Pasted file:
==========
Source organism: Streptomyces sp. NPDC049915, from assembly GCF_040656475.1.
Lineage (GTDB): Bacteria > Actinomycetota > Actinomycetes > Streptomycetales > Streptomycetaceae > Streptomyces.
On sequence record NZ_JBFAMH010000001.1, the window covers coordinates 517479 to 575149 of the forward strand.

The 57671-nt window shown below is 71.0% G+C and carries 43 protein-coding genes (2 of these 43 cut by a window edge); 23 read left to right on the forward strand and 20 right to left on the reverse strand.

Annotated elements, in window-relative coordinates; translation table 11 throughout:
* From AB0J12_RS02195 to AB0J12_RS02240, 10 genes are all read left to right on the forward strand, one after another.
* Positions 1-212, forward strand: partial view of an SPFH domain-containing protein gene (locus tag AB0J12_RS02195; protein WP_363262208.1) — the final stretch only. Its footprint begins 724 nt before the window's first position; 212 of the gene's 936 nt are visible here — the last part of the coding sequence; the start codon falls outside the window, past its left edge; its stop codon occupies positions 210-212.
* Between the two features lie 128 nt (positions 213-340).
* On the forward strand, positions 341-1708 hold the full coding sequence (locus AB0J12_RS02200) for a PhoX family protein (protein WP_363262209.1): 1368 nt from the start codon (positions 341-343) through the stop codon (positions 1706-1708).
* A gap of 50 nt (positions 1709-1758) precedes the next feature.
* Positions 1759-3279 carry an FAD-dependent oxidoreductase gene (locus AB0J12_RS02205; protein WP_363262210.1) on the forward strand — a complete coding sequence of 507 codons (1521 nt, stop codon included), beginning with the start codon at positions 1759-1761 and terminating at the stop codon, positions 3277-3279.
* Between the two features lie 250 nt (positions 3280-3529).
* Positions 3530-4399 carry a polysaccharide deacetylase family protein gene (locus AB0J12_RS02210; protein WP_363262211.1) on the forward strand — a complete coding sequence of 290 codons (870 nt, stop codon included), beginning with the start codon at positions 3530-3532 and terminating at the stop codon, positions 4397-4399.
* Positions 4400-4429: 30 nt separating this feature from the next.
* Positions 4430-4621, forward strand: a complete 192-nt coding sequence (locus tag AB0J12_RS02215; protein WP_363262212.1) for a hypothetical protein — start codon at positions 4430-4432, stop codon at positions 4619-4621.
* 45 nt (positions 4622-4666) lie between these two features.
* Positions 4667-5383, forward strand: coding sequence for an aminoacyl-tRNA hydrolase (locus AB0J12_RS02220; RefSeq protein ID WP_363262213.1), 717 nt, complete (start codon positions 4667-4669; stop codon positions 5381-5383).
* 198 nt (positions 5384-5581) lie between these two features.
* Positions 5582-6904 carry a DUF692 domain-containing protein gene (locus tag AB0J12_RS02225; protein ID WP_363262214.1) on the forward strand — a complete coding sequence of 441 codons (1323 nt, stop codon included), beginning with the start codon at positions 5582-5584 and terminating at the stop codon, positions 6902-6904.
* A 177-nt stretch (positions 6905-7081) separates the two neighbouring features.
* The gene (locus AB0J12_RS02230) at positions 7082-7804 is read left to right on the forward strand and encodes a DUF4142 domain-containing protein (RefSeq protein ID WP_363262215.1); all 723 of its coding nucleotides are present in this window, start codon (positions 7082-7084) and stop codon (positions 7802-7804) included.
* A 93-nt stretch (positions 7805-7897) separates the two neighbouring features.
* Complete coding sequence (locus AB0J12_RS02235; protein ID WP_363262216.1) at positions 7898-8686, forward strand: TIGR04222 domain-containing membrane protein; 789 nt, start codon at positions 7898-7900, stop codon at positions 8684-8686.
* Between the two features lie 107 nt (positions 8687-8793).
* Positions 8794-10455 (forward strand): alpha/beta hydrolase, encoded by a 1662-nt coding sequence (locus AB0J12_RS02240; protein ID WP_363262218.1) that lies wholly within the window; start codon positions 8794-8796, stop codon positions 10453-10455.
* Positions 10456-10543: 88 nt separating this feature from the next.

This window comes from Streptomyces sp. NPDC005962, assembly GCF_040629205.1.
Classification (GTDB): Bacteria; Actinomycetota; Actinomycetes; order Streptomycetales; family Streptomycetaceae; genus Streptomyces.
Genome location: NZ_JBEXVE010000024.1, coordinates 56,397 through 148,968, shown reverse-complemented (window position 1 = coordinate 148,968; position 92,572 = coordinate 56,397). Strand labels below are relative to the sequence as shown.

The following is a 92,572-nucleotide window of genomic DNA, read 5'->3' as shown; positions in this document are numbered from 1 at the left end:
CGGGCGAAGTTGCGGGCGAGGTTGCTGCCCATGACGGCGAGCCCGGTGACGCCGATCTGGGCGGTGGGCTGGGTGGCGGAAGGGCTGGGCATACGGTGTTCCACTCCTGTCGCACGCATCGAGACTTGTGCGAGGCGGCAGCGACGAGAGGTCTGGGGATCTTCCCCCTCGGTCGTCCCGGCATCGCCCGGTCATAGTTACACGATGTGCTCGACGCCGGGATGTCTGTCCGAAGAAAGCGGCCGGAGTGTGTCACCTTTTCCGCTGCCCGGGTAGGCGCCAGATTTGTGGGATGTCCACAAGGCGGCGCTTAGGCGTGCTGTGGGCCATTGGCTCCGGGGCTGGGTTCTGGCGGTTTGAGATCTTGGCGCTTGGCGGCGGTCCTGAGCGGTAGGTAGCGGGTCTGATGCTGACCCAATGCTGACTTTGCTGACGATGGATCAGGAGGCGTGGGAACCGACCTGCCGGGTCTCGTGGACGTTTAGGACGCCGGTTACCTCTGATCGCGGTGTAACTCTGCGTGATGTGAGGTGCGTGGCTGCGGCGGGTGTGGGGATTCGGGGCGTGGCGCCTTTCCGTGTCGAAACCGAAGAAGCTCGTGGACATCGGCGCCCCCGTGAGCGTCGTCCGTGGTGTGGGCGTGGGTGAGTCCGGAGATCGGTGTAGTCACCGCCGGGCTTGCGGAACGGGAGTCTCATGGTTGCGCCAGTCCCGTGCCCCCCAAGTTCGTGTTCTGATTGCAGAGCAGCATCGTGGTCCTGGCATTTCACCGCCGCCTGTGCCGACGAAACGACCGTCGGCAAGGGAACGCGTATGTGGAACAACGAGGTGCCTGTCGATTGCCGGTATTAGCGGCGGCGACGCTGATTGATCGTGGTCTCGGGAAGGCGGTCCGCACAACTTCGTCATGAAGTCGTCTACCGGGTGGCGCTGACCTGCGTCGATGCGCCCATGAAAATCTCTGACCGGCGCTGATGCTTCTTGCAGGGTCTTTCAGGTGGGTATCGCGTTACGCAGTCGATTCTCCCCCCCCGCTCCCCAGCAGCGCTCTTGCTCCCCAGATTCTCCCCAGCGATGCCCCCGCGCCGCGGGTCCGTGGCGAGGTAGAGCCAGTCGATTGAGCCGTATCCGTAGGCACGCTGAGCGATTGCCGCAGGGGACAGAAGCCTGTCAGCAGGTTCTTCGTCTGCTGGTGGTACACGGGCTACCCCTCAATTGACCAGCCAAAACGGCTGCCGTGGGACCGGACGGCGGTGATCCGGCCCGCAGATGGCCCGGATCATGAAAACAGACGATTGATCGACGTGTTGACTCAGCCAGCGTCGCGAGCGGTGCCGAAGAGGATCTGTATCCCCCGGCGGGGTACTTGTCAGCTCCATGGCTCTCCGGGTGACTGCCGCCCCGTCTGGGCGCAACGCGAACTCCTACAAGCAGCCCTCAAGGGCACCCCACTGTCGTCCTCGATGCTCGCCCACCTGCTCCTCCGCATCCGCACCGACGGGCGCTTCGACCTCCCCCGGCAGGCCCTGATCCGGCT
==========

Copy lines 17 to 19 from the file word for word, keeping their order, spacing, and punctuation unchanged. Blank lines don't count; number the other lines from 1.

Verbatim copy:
* Positions 4667-5383, forward strand: coding sequence for an aminoacyl-tRNA hydrolase (locus AB0J12_RS02220; RefSeq protein ID WP_363262213.1), 717 nt, complete (start codon positions 4667-4669; stop codon positions 5381-5383).
* 198 nt (positions 5384-5581) lie between these two features.
* Positions 5582-6904 carry a DUF692 domain-containing protein gene (locus tag AB0J12_RS02225; protein ID WP_363262214.1) on the forward strand — a complete coding sequence of 441 codons (1323 nt, stop codon included), beginning with the start codon at positions 5582-5584 and terminating at the stop codon, positions 6902-6904.